Homeland Security panel at PC Forum "The In-Q-Tel representative, Gilman Louie, is talking a good line, arguing that government shouldn't have access to commercial data, that there is no advantage to throwing more and more and more marketing and other commercial data into an already overloaded analyst's queue.
Esther Dyson says that she doesn't believe that the "Chinese walls" that keep the Feds from digging through personal info are really all that effective.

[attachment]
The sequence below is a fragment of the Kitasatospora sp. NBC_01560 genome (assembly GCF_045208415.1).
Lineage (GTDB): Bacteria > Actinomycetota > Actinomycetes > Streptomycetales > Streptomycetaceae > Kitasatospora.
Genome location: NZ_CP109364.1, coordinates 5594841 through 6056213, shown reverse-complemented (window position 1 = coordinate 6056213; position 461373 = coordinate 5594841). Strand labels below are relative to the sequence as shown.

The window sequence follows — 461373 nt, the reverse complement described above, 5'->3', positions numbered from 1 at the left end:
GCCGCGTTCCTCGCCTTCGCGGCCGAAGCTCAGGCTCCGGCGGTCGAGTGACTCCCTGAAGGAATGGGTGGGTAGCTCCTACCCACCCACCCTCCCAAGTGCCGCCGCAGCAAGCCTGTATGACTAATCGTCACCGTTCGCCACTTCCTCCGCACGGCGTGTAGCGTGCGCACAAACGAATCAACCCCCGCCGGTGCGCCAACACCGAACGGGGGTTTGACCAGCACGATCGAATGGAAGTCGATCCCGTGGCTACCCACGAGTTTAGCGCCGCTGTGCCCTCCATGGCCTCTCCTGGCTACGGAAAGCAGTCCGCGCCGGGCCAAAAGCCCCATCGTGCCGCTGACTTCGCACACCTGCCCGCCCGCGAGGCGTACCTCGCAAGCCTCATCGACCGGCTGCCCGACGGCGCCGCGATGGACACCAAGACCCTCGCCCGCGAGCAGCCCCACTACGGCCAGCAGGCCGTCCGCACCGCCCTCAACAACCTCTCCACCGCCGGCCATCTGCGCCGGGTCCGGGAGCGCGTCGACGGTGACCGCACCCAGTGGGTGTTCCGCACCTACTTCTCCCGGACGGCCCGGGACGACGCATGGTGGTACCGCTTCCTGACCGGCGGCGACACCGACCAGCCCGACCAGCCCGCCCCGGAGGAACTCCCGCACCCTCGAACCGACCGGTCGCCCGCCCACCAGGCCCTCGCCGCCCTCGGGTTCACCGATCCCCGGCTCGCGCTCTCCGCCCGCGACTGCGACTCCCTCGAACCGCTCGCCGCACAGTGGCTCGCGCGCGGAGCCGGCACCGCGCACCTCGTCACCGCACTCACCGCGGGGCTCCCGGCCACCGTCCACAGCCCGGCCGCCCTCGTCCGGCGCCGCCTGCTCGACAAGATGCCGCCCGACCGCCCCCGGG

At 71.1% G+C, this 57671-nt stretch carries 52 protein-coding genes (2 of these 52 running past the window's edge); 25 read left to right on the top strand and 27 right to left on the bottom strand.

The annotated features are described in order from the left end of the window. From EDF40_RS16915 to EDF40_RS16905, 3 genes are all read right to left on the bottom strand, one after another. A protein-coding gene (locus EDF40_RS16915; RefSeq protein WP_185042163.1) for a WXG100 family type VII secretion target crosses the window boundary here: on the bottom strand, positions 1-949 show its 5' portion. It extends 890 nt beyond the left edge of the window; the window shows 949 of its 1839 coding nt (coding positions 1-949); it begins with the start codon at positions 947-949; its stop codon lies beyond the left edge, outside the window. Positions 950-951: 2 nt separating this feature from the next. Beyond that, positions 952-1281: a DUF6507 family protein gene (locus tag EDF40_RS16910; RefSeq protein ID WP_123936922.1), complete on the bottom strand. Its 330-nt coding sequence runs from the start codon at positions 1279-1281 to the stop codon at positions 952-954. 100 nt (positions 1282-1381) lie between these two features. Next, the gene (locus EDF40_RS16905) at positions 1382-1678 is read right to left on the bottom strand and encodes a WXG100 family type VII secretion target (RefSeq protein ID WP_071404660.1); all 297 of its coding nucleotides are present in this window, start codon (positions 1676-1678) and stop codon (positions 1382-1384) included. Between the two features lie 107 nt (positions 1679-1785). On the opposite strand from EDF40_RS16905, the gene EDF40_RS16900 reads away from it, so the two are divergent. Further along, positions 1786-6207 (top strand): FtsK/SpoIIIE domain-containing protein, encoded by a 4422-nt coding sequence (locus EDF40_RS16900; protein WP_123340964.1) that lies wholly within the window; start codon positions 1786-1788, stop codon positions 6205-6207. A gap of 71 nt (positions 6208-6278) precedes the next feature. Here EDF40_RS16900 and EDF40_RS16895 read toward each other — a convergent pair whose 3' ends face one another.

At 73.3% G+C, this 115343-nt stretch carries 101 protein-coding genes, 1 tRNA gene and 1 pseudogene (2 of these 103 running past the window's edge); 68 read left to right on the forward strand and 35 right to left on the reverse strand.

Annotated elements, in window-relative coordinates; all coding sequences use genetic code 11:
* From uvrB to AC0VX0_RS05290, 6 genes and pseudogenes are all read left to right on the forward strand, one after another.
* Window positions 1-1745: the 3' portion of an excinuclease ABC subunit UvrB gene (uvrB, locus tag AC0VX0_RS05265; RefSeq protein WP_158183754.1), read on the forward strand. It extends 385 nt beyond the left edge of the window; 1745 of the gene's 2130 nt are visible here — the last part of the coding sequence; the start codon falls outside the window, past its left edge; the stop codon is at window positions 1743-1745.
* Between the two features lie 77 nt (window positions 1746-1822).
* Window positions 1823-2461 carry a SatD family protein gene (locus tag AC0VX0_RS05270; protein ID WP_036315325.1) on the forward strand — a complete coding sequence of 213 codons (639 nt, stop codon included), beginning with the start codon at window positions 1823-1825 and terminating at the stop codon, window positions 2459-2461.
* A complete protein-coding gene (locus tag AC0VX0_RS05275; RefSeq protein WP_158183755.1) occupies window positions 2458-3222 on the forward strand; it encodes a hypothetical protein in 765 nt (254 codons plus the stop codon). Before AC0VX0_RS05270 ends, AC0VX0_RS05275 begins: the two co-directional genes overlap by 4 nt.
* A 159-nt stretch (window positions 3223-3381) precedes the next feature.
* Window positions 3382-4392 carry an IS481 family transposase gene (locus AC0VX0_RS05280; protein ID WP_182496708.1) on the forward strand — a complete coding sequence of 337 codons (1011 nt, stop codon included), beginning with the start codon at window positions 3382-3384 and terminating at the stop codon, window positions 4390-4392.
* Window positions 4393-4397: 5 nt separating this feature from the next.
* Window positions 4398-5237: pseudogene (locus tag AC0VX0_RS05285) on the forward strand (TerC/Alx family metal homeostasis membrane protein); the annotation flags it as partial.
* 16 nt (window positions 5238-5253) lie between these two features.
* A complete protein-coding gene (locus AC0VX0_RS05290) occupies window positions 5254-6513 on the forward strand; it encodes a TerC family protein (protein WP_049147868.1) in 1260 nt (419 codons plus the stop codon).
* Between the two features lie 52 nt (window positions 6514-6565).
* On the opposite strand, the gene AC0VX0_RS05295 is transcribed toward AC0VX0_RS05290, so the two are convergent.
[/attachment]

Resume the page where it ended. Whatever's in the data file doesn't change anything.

Gilman Louie from In-Q-Tel says that the real problem is local law-enforcement, who use techniques like sorting all records for Arabic last names -- technology makes bad policy worse. Unless we beef up the audit and accountability side of the house, it will get very scary.
I just put my questions to the panel: How can you square investigating everyone with the Constitution? How can an algorithm's oracular pronouncement stand in for due process? Gilman Louie's response was very good. He said that he believed that profiling is the wrong answer to the wrong question, that it should be a tool that's applied after human judgement, not before. He compared profiling to the internment of Japanese-Americans and averred that profiling is a dangerous tool for racial or ideological discrimination."